Symptoms of CKD are usually subtle and are not recognized until the late stages of the disease. 'One warning signs is frothy or bubbly urine, usually a sign that kidneys are leaking protein'. In the late stages they can have swelling of the legs, puffiness of eyes, blood in the urine, loss of appetite, nausea, vomiting, hiccups, muscle cramps, shortness of breath, insomnia or disturbed sleep, nocturia (excessive urination in the night), persistent itching and chest pain.CKD almost always progresses into end-stage renal disease, which necessitates renal replacement therapy (RRT). Three forms of RRT are available currently that includes hemodialysis (done in the hospital setting), peritoneal dialysis (done at home) or kidney transplantation operation. Dialysis is a process of purifying the blood wherein the toxic substances accumulated in the blood is removed to keep the patient symptom-free and healthy. Once the CKD is established, there is no current cure for the disease. However, there are therapies that can help control the signs and symptoms, reduce the risk of complications, and slow the progression of the disease.

How to reduce the risk of developing kidney disease or slowing the disease progression?

  • If you have diabetes, keep the blood sugar under control.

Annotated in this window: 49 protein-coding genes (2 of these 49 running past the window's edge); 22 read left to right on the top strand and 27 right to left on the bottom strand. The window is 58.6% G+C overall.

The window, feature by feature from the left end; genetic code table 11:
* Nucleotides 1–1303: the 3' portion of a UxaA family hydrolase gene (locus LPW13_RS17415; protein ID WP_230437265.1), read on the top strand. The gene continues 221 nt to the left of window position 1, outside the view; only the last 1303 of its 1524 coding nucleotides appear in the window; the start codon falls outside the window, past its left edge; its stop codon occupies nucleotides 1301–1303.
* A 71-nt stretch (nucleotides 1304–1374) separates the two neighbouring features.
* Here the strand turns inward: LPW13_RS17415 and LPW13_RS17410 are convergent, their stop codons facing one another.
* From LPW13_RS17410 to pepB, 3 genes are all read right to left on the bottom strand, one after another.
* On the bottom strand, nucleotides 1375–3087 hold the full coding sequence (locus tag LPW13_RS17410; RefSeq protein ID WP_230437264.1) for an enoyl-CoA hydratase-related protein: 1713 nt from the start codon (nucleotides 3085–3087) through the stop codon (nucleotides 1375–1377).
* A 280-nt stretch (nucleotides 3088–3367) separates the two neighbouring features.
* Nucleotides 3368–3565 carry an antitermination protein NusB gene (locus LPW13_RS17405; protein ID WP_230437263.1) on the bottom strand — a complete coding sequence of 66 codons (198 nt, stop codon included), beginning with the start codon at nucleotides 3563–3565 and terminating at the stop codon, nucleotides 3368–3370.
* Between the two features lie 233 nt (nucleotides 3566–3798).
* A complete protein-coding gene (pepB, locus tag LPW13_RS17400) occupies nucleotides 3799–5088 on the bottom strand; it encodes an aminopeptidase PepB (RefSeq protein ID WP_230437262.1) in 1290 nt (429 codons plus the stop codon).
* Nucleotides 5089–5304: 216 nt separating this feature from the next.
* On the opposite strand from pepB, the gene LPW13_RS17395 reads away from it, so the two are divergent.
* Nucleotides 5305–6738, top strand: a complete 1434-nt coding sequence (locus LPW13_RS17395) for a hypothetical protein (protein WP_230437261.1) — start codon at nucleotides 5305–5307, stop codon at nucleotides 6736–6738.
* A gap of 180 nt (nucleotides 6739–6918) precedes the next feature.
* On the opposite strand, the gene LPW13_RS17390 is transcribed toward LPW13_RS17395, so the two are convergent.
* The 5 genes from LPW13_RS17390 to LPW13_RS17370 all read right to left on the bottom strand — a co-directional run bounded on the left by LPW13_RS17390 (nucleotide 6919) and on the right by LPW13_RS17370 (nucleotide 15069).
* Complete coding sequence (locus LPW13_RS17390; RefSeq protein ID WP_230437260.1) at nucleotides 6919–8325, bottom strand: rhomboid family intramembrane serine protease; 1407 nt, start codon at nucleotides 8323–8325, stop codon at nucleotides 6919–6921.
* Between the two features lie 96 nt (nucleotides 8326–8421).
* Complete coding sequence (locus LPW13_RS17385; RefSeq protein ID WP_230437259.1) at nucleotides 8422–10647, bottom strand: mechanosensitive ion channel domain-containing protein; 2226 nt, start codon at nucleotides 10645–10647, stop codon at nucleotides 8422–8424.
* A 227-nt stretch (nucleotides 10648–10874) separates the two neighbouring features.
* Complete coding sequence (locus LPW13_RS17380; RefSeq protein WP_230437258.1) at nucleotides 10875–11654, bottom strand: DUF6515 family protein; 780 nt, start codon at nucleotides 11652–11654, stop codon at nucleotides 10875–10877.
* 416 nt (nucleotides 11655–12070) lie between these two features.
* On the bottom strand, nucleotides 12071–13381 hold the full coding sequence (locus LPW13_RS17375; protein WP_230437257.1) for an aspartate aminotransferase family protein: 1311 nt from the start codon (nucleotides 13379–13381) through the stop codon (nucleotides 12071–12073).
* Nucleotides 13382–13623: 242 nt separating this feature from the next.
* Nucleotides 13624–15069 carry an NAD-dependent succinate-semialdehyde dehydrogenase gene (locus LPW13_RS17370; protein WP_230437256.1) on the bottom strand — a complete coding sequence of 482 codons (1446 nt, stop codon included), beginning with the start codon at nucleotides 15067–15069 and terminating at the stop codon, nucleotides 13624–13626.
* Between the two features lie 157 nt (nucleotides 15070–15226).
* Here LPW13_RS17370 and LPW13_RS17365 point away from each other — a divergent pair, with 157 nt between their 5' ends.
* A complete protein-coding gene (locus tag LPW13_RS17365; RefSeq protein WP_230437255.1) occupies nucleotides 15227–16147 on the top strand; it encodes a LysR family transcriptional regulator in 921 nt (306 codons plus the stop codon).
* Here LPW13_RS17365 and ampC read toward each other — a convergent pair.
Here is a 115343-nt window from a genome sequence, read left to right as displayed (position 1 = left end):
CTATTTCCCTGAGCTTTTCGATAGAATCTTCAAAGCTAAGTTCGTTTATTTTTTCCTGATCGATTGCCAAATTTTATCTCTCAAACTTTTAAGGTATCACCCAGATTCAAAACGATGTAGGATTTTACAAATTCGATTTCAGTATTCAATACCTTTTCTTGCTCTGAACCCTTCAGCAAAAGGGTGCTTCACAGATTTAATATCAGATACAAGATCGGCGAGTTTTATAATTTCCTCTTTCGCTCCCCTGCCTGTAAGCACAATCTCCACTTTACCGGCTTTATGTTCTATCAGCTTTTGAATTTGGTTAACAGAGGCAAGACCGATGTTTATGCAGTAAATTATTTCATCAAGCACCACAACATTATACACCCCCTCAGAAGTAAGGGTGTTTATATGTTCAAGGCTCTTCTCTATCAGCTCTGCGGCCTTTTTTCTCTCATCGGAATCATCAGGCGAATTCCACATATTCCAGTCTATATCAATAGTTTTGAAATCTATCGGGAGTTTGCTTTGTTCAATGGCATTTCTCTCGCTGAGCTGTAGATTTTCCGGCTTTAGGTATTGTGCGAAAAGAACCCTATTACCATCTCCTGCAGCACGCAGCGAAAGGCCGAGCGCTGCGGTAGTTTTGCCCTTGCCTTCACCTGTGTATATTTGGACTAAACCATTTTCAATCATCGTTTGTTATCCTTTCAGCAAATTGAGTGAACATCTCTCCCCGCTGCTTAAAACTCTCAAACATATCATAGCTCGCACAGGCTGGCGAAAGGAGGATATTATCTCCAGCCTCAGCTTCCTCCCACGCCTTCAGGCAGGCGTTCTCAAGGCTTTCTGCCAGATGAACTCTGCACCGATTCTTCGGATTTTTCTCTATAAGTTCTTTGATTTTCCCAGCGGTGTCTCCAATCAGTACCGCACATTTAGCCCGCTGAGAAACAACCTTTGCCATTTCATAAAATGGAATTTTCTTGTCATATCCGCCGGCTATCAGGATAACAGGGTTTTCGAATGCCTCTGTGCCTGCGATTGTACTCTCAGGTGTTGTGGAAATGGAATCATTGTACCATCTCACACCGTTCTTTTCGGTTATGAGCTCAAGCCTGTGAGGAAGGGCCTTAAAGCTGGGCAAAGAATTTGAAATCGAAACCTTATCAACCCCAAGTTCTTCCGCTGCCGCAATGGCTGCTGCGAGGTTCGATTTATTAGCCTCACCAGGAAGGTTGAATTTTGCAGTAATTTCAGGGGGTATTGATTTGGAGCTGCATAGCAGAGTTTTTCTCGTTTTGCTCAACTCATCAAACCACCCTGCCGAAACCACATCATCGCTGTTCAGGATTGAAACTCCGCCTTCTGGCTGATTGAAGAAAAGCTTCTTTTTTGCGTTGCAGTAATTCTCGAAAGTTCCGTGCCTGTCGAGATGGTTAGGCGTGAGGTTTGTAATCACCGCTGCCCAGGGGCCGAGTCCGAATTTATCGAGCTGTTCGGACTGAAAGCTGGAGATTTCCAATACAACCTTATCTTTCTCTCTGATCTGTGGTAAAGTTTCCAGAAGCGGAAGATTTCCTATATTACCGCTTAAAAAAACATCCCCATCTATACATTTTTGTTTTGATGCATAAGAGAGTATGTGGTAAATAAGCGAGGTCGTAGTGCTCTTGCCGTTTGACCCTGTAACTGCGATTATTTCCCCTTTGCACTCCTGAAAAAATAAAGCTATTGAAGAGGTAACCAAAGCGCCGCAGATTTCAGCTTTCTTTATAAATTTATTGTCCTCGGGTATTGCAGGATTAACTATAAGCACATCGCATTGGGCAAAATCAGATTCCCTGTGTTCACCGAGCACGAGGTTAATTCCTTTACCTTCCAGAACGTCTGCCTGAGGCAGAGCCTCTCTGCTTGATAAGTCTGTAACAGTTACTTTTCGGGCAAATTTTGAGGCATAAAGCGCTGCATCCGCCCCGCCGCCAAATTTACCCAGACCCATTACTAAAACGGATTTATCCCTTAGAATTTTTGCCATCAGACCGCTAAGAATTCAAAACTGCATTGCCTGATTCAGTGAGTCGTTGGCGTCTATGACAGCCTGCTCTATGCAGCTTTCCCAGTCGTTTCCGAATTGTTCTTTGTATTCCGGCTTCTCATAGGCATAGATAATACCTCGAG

• Maintain the blood pressure at near normal, by adjusting the dose of BP medicines as per the doctor's advice.
  • Medications to control the protein leak can be taken in the early stages after consulting the nephrologist.
  • Exercise regularly, at least for 30 to 45 minutes/day for five days in a week.
  • Set a healthy weight goal.
  • Stop smoking.
  • Have regular checkups with the Nephrologist and monitor your kidney functions.
  • Have a healthy renal diet (talk to your Nephrologist and dietician).
  • Avoid taking over-the counter medicines, especially pain killers (Diclofenac, Brufen, Nimuselide etc). Talk to your nephrologist before taking such medicines.

Renal Diet:

  • Following a proper diet is vital for effective kidney failure treatment.
  • Restricting the amount of protein in the diet may help slow down the progression of the disease. Most importantly reduce the intake of animal protein, avoid organ meat and red meat (mutton, beef, pork).
  • Salt intake has to be restricted to have better control of blood pressure. Avoid pappad, pickles, salty chutneys, processed foods, canned foods and dried salty fish.
  • Reduce the intake of potassium rich food like fruits, fruit juices, green leafy vegetables, tomato, tender coconut water, coconut, ragi and nuts. Fruits with low potassium content includes apple, papaya, guava and pear and can be consumed at limited amounts.
  • Reduce the intake of oily food and fried items and follow a meal plan that is low in saturated fat and cholesterol.

World Kidney Day aim to raise awareness of the importance of our kidneys to our overall health.